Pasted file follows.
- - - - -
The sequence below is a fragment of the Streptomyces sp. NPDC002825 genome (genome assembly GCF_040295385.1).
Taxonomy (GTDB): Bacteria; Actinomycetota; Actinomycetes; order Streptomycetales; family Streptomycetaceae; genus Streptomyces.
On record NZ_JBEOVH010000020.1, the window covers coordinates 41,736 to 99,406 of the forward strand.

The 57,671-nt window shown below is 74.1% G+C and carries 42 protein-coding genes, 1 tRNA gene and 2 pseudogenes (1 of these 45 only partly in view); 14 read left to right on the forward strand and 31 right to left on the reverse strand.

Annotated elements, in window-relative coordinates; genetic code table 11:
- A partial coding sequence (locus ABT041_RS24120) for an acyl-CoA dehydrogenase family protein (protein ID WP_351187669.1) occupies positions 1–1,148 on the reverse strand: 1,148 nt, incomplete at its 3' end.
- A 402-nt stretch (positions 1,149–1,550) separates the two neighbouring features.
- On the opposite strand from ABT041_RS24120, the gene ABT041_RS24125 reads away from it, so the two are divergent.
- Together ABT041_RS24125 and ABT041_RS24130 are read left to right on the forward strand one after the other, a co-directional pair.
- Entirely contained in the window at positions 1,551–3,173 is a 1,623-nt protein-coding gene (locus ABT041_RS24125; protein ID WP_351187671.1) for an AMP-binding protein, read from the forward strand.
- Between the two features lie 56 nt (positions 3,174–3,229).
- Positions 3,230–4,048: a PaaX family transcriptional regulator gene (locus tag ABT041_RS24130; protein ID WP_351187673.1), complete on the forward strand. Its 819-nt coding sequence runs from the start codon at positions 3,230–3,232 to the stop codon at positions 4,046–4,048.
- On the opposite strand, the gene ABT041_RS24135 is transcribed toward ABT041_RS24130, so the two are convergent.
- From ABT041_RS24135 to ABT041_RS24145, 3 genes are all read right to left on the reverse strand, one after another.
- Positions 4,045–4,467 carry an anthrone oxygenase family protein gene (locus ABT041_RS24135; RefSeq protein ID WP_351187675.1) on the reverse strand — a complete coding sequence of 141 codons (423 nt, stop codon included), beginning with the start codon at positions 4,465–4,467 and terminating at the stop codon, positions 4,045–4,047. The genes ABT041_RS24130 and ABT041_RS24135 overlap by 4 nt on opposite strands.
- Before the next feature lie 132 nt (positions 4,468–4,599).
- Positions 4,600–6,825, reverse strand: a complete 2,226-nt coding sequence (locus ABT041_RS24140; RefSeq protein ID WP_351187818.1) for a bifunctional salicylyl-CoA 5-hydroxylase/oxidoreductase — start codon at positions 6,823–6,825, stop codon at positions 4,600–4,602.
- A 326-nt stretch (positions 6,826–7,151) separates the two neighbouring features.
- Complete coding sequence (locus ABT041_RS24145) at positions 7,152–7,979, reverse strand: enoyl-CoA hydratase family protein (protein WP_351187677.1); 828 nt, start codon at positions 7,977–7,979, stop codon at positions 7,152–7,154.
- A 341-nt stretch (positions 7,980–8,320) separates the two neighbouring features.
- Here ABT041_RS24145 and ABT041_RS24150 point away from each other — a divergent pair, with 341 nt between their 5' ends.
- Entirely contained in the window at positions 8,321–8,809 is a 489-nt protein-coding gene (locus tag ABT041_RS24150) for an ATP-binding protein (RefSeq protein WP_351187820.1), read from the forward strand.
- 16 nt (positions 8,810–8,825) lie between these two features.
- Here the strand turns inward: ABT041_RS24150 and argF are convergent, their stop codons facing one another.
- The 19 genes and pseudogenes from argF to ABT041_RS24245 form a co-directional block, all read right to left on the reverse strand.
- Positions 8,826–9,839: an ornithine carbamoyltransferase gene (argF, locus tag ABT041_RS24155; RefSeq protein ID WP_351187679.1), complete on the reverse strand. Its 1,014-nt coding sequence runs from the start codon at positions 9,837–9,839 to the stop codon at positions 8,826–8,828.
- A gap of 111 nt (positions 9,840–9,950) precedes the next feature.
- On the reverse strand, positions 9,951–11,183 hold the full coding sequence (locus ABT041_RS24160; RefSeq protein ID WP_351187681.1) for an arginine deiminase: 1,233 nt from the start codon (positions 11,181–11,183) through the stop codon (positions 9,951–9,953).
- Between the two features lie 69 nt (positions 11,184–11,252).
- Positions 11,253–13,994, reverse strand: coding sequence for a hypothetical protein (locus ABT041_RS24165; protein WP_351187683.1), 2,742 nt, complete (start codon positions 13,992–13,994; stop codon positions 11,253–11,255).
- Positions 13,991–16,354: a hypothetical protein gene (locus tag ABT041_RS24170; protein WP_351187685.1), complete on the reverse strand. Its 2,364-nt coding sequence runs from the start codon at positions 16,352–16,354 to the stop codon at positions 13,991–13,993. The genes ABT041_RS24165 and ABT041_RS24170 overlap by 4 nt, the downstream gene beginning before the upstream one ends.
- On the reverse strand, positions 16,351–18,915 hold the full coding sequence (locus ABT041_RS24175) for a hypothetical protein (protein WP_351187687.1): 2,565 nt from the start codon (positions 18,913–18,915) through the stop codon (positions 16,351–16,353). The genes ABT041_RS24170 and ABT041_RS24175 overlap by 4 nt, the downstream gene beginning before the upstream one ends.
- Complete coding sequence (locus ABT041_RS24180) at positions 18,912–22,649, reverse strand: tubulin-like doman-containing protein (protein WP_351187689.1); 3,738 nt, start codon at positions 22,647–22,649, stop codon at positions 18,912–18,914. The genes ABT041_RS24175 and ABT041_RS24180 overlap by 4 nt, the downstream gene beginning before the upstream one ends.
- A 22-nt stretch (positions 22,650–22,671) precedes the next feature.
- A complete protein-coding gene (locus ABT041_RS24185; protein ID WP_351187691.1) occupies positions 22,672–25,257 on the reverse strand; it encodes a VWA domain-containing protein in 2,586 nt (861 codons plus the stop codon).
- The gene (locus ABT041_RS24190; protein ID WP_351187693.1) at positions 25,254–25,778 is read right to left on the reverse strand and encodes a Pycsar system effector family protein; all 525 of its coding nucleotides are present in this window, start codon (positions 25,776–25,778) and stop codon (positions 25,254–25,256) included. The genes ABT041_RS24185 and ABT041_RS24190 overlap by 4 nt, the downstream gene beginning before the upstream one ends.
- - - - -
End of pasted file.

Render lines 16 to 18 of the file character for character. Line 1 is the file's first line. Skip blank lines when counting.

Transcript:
- Before the next feature lie 132 nt (positions 4,468–4,599).
- Positions 4,600–6,825, reverse strand: a complete 2,226-nt coding sequence (locus ABT041_RS24140; RefSeq protein ID WP_351187818.1) for a bifunctional salicylyl-CoA 5-hydroxylase/oxidoreductase — start codon at positions 6,823–6,825, stop codon at positions 4,600–4,602.
- A 326-nt stretch (positions 6,826–7,151) separates the two neighbouring features.